CES 2010: New Smartphones Push Boundaries of Wireless Streaming
Although sales of mobile phones have slowed from their peak, the Consumer Electronics Association (CEA) predicts that in 2010 cell phones will for the first time surpass televisions as the largest single segment of the consumer electronics (CE) industry.
Key to this surge is the rapid digital convergence between the three screens of TVs, computers, and mobile devices and wireless connectivity that Gary Severson, VP and general manager for entertainment at Wal-Mart said would drive significant growth and "radically alter how consumers manage their lives."
In a later keynote Qualcomm CEO Dr. Paul Jacobs predicted "convergence of wireless with consumer electronics would happen in a big, big way "as many CE devices would soon have cell phone capabilities inside them. "
Lenovo, for example, is introducing the Skylight, one of the first smartbooks using the Qualcomm Snapdragon chip. HP has a netbook prototype using the Android operating system and the Snapdragon processor, while D-Link demonstrated a wireless LAN that beamed a variety of HD signals to multiple displays - using Qualcomm technology, of course.
Samsung Telecommunications America said it would bring smartphones to the mass market in 2010, when voice-centric cellphones will account for less than 50% of U.S. cellular units for the first time.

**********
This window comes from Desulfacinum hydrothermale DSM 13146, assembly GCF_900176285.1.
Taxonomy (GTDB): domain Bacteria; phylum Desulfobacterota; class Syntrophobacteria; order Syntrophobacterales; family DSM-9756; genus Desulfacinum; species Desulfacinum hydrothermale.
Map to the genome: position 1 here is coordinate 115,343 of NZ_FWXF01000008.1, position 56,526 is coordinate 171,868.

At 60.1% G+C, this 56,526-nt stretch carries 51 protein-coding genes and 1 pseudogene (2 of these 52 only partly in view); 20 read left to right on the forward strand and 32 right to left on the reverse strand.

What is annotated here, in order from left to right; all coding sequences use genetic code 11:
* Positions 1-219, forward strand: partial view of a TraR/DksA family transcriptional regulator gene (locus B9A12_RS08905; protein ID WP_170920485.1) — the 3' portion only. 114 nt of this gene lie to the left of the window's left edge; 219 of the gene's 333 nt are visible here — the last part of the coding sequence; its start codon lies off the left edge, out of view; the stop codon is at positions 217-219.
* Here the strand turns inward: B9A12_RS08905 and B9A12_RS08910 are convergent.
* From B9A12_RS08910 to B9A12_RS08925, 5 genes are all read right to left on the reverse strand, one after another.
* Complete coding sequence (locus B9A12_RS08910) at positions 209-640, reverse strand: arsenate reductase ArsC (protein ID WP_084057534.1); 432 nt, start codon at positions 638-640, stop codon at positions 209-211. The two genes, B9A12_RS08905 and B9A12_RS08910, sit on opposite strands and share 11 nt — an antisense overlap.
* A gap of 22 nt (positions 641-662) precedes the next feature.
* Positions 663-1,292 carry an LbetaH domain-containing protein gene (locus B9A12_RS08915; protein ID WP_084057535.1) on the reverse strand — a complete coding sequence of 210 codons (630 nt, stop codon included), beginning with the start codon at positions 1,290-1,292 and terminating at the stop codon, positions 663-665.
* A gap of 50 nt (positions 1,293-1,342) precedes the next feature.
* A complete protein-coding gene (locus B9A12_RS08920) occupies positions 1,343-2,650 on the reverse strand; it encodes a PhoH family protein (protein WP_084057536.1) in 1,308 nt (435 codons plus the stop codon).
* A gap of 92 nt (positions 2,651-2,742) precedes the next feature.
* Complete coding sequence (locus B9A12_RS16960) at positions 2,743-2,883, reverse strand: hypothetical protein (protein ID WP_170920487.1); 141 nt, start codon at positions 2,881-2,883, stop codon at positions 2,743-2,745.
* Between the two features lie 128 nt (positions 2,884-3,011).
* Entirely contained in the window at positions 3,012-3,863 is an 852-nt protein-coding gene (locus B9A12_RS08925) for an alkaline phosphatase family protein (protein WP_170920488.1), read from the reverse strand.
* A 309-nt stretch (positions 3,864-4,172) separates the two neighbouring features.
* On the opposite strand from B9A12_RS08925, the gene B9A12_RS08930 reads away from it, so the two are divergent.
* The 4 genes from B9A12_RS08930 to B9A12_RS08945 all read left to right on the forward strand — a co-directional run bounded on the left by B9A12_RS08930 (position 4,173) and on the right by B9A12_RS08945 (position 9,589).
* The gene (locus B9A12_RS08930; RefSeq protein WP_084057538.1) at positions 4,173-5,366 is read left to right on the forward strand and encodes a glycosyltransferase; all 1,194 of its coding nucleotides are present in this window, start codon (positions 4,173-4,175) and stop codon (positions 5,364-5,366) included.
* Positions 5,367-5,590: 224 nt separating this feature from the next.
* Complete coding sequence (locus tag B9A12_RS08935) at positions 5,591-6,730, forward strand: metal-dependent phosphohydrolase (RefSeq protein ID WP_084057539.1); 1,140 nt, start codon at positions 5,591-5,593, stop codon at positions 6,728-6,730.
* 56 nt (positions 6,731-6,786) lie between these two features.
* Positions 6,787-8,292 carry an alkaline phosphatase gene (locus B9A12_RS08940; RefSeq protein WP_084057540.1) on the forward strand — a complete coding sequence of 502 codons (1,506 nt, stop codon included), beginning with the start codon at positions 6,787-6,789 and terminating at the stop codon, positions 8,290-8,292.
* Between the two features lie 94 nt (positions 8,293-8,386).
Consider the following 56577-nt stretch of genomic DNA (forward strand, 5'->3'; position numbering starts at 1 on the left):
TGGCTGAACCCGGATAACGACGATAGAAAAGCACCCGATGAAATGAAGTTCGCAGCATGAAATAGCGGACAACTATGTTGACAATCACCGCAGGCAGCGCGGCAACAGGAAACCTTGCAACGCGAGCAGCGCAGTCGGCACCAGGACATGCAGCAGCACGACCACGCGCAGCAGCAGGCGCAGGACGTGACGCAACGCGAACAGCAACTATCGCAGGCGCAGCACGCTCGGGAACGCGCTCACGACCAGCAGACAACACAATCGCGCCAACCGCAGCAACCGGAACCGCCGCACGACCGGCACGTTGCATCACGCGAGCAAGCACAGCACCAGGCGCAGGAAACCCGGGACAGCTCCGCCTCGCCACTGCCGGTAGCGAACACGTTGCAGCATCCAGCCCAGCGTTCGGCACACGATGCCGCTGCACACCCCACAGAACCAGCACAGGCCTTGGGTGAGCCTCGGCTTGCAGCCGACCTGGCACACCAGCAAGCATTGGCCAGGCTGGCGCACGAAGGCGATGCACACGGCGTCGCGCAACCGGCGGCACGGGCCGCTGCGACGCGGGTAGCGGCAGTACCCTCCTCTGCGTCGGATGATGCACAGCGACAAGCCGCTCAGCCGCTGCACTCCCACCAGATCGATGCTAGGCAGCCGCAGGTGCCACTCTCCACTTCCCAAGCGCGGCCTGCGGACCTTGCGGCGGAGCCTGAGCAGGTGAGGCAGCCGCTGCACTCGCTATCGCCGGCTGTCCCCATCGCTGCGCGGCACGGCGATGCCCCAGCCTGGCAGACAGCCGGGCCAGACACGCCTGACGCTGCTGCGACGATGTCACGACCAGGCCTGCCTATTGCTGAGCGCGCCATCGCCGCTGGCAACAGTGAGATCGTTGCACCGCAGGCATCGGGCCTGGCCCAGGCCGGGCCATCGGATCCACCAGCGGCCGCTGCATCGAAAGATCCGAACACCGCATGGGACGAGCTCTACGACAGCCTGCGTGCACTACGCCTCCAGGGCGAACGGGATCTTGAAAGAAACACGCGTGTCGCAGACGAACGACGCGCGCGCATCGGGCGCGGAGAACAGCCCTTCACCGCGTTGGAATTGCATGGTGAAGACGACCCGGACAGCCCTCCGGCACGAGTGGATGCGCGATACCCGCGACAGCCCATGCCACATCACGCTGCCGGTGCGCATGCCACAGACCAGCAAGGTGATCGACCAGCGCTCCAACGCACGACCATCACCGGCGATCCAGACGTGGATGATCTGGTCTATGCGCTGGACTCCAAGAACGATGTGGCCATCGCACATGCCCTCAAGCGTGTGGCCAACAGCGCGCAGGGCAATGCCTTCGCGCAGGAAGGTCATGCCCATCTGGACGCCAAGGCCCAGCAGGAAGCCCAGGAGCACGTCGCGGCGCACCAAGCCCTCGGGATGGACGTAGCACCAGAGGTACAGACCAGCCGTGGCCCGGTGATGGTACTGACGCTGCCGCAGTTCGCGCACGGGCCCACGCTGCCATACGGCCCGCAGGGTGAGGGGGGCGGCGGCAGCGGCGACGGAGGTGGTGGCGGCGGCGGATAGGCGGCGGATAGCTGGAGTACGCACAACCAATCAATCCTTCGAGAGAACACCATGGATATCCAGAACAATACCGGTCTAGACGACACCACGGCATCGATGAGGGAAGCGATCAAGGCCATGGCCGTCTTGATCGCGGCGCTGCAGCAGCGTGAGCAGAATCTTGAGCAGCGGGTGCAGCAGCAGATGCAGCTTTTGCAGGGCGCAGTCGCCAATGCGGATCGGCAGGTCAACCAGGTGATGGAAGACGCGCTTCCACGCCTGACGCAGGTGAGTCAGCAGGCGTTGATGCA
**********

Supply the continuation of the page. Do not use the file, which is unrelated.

Announcing the firm’s "smartphone for everyone" strategy, chief strategy officer Omar Khan said smartphone capabilities will no longer be limited to phones at the premium end. Smartphones have been defined as high-end devices with an open operating system, but consumers consider a phone smart, said Khan, if it offers full web access, ability to sync personal and corporate email and calendars, and customization via third-party apps and widgets.
Underscoring the market’s shift away from voice-centric phones, Samsung said that more than half of its phones will ship in the U.S. this year with DLNA certification to share content with other devices, including PCs and TVs.
Low-price smartphones and DLNA certification are part of an overall strategy to capture a greater share of U.S. replacement sales, which account for more than 90% of all phones sold, it said.
The theme was taken up by Intel CEO Paul Otellini in his keynote session. "We are on the cusp of a new era—personal computing," he said, describing it as the ability to have computer and high-speed web access everywhere through the use of smartphones, netbooks, and computer slate devices.
Most of Intel’s effort in this area is centered on its Atom processor, which is designed for low-power mobile devices. Otellini previewed a new LG smartphone with a 4.8-inch screen, larger than the Droid and iPhone, which, with the additional processing power supplied by the Intel chip will enable apps like video conferencing on the go.